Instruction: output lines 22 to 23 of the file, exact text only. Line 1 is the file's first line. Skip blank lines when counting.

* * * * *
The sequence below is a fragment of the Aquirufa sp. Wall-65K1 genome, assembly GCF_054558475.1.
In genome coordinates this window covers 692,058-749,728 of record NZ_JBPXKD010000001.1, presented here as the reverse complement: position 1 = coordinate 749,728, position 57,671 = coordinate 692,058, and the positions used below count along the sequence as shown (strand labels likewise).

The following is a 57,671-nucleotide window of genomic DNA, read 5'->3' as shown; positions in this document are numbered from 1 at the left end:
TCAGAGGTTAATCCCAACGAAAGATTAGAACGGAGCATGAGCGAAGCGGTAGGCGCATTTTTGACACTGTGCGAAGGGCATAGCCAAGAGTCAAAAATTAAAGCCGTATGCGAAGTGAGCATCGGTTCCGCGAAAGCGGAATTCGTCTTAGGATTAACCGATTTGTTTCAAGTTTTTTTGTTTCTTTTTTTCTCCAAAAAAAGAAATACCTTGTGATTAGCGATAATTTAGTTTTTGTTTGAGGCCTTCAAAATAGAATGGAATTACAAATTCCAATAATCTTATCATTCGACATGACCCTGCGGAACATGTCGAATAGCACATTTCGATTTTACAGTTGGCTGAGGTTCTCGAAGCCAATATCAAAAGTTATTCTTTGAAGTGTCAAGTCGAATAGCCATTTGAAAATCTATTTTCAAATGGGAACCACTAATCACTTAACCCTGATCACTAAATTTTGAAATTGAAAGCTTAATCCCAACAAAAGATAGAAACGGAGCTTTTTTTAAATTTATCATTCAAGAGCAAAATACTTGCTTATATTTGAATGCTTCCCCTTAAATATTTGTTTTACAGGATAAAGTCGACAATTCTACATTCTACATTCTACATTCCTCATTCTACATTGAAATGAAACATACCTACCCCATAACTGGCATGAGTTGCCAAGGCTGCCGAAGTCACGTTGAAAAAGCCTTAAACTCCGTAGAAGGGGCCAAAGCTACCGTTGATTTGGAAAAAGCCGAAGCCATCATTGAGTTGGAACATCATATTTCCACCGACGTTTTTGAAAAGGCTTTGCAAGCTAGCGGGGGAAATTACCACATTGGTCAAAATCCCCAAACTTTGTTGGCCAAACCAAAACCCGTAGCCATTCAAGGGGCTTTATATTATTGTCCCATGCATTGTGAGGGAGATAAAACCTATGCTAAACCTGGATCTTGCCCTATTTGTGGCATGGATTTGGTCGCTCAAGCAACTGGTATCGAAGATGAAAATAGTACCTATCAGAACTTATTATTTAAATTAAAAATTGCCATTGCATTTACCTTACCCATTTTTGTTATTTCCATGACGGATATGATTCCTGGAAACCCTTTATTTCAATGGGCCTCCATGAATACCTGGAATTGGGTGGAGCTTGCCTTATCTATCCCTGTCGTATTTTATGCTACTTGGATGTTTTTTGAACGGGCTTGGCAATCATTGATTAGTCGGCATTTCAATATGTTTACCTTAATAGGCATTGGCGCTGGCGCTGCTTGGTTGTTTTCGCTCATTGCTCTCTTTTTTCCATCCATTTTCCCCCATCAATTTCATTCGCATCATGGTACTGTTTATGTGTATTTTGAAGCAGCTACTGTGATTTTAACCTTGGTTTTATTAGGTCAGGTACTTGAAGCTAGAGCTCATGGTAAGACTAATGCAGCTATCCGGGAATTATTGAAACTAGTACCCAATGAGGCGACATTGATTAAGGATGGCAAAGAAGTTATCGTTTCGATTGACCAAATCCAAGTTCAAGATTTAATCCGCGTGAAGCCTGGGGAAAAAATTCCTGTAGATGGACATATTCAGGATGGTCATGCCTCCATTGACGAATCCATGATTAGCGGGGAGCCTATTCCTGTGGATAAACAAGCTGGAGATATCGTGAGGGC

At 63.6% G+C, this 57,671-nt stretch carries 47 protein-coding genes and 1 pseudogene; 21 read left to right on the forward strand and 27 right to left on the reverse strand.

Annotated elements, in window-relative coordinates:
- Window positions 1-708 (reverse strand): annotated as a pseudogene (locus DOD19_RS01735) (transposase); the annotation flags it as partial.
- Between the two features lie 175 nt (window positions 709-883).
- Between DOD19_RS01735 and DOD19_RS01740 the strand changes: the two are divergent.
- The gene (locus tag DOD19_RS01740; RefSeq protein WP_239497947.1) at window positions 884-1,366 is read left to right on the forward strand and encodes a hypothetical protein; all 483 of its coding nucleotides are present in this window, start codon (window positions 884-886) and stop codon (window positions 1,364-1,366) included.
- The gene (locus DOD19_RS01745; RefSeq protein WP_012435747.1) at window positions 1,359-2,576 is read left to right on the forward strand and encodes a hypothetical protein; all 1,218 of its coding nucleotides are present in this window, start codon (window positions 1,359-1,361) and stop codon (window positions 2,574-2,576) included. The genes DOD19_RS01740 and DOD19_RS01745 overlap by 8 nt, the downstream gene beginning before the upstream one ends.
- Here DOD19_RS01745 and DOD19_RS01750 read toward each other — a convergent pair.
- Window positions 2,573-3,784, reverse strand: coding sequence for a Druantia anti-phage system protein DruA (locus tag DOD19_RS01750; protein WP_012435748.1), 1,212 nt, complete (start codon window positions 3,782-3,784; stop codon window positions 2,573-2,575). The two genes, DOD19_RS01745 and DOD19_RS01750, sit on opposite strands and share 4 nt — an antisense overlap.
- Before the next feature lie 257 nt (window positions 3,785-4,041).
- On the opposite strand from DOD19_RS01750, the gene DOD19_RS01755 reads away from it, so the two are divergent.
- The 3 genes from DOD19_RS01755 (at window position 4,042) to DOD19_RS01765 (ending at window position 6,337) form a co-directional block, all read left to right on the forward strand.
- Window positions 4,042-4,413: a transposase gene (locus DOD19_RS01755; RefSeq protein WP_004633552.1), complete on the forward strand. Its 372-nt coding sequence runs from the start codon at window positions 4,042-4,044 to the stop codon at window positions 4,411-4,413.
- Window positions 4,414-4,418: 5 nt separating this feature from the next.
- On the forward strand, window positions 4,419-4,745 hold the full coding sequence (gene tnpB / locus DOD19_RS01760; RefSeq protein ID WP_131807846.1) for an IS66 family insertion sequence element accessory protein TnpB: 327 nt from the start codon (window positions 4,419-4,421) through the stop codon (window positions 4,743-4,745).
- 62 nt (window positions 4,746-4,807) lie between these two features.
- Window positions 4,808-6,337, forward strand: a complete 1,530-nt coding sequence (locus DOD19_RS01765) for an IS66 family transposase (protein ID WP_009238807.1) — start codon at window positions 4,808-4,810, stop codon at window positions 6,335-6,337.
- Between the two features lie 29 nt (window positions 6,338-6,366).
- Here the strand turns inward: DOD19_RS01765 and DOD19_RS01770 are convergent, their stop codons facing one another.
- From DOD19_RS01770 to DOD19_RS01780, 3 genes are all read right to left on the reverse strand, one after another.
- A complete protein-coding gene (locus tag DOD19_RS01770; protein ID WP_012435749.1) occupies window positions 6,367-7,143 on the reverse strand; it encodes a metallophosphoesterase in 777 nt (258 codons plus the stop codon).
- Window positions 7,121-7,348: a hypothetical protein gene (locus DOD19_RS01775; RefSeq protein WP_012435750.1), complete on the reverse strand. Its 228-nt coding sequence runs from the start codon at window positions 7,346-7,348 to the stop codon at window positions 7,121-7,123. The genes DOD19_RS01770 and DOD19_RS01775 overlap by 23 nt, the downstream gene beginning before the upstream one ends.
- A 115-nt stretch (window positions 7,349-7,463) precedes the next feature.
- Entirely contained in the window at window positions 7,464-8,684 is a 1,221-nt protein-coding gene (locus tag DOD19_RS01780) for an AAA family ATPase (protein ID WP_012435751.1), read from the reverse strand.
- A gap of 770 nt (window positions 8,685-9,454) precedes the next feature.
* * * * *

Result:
- Between the two features lie 29 nt (window positions 6,338-6,366).
- Here the strand turns inward: DOD19_RS01765 and DOD19_RS01770 are convergent, their stop codons facing one another.